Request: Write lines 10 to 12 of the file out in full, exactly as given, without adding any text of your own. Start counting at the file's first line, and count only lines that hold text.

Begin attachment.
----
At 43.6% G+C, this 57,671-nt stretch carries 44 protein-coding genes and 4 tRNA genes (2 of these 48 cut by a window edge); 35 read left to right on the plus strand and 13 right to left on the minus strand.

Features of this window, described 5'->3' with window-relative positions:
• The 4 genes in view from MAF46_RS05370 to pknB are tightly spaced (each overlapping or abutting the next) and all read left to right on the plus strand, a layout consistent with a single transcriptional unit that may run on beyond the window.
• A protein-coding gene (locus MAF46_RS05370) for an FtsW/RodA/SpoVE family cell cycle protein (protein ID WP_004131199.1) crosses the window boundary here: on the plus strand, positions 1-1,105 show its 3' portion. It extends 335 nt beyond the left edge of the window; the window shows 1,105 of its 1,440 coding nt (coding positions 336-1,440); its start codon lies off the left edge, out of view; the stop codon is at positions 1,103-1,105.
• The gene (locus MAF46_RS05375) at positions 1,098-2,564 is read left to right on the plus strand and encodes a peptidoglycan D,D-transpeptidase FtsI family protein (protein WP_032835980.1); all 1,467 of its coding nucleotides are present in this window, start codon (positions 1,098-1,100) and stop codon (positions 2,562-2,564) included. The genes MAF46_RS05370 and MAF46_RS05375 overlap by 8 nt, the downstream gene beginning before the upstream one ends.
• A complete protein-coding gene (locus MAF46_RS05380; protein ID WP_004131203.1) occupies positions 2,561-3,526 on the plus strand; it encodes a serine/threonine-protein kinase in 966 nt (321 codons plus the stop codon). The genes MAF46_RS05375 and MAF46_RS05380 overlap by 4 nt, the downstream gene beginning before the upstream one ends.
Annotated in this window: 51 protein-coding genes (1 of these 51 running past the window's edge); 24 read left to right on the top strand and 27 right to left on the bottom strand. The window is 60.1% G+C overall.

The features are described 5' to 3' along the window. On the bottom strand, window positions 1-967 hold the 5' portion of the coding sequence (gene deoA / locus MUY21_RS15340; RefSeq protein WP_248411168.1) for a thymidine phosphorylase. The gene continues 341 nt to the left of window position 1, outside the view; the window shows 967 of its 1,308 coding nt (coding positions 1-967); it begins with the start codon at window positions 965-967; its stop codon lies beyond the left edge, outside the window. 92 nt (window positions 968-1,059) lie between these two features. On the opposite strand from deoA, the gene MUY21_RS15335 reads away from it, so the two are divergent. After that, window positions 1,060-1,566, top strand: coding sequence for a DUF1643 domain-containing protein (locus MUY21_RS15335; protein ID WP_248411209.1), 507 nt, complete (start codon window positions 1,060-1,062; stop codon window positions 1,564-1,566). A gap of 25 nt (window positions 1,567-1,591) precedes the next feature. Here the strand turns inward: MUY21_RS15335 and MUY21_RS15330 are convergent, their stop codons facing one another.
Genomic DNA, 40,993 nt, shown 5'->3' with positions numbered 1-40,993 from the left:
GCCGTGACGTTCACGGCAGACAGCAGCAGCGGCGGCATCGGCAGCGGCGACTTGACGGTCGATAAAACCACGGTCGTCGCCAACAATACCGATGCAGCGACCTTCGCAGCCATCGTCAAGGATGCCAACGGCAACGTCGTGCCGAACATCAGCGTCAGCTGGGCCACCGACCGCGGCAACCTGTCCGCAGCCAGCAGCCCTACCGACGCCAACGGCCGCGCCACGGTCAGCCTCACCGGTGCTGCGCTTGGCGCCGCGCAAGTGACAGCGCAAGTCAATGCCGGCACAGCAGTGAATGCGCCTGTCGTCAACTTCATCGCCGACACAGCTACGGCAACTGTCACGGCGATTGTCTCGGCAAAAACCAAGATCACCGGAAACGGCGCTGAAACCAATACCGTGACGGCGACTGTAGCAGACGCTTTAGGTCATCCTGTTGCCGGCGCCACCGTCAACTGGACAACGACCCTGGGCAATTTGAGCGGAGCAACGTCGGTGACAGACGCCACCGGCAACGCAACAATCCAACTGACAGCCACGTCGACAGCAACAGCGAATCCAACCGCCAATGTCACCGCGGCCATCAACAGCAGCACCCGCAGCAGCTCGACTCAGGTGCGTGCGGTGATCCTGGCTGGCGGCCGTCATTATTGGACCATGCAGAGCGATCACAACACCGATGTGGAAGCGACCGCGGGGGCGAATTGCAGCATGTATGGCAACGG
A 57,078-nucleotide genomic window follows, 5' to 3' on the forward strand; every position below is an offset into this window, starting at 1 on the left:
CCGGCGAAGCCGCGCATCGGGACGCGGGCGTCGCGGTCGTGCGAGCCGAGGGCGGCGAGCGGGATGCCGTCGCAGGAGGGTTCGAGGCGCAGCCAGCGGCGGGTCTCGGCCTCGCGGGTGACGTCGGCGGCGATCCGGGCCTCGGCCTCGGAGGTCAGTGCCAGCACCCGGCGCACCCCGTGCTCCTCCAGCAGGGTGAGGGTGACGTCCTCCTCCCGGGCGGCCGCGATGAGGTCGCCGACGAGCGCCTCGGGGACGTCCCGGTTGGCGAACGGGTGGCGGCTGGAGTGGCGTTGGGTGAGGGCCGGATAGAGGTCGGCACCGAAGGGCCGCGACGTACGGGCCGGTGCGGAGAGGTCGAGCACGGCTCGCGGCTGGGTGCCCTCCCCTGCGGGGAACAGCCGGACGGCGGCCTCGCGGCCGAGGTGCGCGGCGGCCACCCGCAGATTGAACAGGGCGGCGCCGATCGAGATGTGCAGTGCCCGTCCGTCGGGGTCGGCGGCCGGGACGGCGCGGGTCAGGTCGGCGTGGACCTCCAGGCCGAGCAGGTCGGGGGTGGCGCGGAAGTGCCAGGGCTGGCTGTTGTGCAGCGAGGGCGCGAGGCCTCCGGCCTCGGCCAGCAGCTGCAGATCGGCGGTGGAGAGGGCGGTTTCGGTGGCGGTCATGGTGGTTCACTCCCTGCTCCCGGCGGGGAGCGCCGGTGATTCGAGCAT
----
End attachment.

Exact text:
GCCGTGACGTTCACGGCAGACAGCAGCAGCGGCGGCATCGGCAGCGGCGACTTGACGGTCGATAAAACCACGGTCGTCGCCAACAATACCGATGCAGCGACCTTCGCAGCCATCGTCAAGGATGCCAACGGCAACGTCGTGCCGAACATCAGCGTCAGCTGGGCCACCGACCGCGGCAACCTGTCCGCAGCCAGCAGCCCTACCGACGCCAACGGCCGCGCCACGGTCAGCCTCACCGGTGCTGCGCTTGGCGCCGCGCAAGTGACAGCGCAAGTCAATGCCGGCACAGCAGTGAATGCGCCTGTCGTCAACTTCATCGCCGACACAGCTACGGCAACTGTCACGGCGATTGTCTCGGCAAAAACCAAGATCACCGGAAACGGCGCTGAAACCAATACCGTGACGGCGACTGTAGCAGACGCTTTAGGTCATCCTGTTGCCGGCGCCACCGTCAACTGGACAACGACCCTGGGCAATTTGAGCGGAGCAACGTCGGTGACAGACGCCACCGGCAACGCAACAATCCAACTGACAGCCACGTCGACAGCAACAGCGAATCCAACCGCCAATGTCACCGCGGCCATCAACAGCAGCACCCGCAGCAGCTCGACTCAGGTGCGTGCGGTGATCCTGGCTGGCGGCCGTCATTATTGGACCATGCAGAGCGATCACAACACCGATGTGGAAGCGACCGCGGGGGCGAATTGCAGCATGTATGGCAACGG
A 57,078-nucleotide genomic window follows, 5' to 3' on the forward strand; every position below is an offset into this window, starting at 1 on the left:
CCGGCGAAGCCGCGCATCGGGACGCGGGCGTCGCGGTCGTGCGAGCCGAGGGCGGCGAGCGGGATGCCGTCGCAGGAGGGTTCGAGGCGCAGCCAGCGGCGGGTCTCGGCCTCGCGGGTGACGTCGGCGGCGATCCGGGCCTCGGCCTCGGAGGTCAGTGCCAGCACCCGGCGCACCCCGTGCTCCTCCAGCAGGGTGAGGGTGACGTCCTCCTCCCGGGCGGCCGCGATGAGGTCGCCGACGAGCGCCTCGGGGACGTCCCGGTTGGCGAACGGGTGGCGGCTGGAGTGGCGTTGGGTGAGGGCCGGATAGAGGTCGGCACCGAAGGGCCGCGACGTACGGGCCGGTGCGGAGAGGTCGAGCACGGCTCGCGGCTGGGTGCCCTCCCCTGCGGGGAACAGCCGGACGGCGGCCTCGCGGCCGAGGTGCGCGGCGGCCACCCGCAGATTGAACAGGGCGGCGCCGATCGAGATGTGCAGTGCCCGTCCGTCGGGGTCGGCGGCCGGGACGGCGCGGGTCAGGTCGGCGTGGACCTCCAGGCCGAGCAGGTCGGGGGTGGCGCGGAAGTGCCAGGGCTGGCTGTTGTGCAGCGAGGGCGCGAGGCCTCCGGCCTCGGCCAGCAGCTGCAGATCGGCGGTGGAGAGGGCGGTTTCGGTGGCGGTCATGGTGGTTCACTCCCTGCTCCCGGCGGGGAGCGCCGGTGATTCGAGCAT